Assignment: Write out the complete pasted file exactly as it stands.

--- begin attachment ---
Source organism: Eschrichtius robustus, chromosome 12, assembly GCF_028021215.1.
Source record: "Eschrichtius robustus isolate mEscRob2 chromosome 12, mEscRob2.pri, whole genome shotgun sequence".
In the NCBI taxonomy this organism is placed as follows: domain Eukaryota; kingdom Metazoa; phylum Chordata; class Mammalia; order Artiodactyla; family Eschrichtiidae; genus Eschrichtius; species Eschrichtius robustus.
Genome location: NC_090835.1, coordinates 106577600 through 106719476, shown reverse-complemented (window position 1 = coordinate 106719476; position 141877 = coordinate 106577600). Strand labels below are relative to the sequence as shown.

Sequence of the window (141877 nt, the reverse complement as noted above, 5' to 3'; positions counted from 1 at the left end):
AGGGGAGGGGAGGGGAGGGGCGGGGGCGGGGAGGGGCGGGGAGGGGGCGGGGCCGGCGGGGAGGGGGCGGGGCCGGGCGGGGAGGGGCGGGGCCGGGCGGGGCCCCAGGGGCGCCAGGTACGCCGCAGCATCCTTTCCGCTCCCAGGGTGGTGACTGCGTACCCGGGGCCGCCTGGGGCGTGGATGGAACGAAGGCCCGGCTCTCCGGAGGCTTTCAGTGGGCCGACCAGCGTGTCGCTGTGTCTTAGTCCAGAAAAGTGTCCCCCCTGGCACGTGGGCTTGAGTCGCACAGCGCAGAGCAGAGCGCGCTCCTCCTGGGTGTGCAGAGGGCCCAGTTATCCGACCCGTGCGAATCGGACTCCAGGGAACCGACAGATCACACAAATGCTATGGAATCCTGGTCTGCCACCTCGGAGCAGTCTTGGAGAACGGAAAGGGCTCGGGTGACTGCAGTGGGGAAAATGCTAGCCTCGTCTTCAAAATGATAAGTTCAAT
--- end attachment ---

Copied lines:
Source organism: Eschrichtius robustus, chromosome 12, assembly GCF_028021215.1.
Source record: "Eschrichtius robustus isolate mEscRob2 chromosome 12, mEscRob2.pri, whole genome shotgun sequence".
In the NCBI taxonomy this organism is placed as follows: domain Eukaryota; kingdom Metazoa; phylum Chordata; class Mammalia; order Artiodactyla; family Eschrichtiidae; genus Eschrichtius; species Eschrichtius robustus.
Genome location: NC_090835.1, coordinates 106577600 through 106719476, shown reverse-complemented (window position 1 = coordinate 106719476; position 141877 = coordinate 106577600). Strand labels below are relative to the sequence as shown.

Sequence of the window (141877 nt, the reverse complement as noted above, 5' to 3'; positions counted from 1 at the left end):
AGGGGAGGGGAGGGGAGGGGCGGGGGCGGGGAGGGGCGGGGAGGGGGCGGGGCCGGCGGGGAGGGGGCGGGGCCGGGCGGGGAGGGGCGGGGCCGGGCGGGGCCCCAGGGGCGCCAGGTACGCCGCAGCATCCTTTCCGCTCCCAGGGTGGTGACTGCGTACCCGGGGCCGCCTGGGGCGTGGATGGAACGAAGGCCCGGCTCTCCGGAGGCTTTCAGTGGGCCGACCAGCGTGTCGCTGTGTCTTAGTCCAGAAAAGTGTCCCCCCTGGCACGTGGGCTTGAGTCGCACAGCGCAGAGCAGAGCGCGCTCCTCCTGGGTGTGCAGAGGGCCCAGTTATCCGACCCGTGCGAATCGGACTCCAGGGAACCGACAGATCACACAAATGCTATGGAATCCTGGTCTGCCACCTCGGAGCAGTCTTGGAGAACGGAAAGGGCTCGGGTGACTGCAGTGGGGAAAATGCTAGCCTCGTCTTCAAAATGATAAGTTCAAT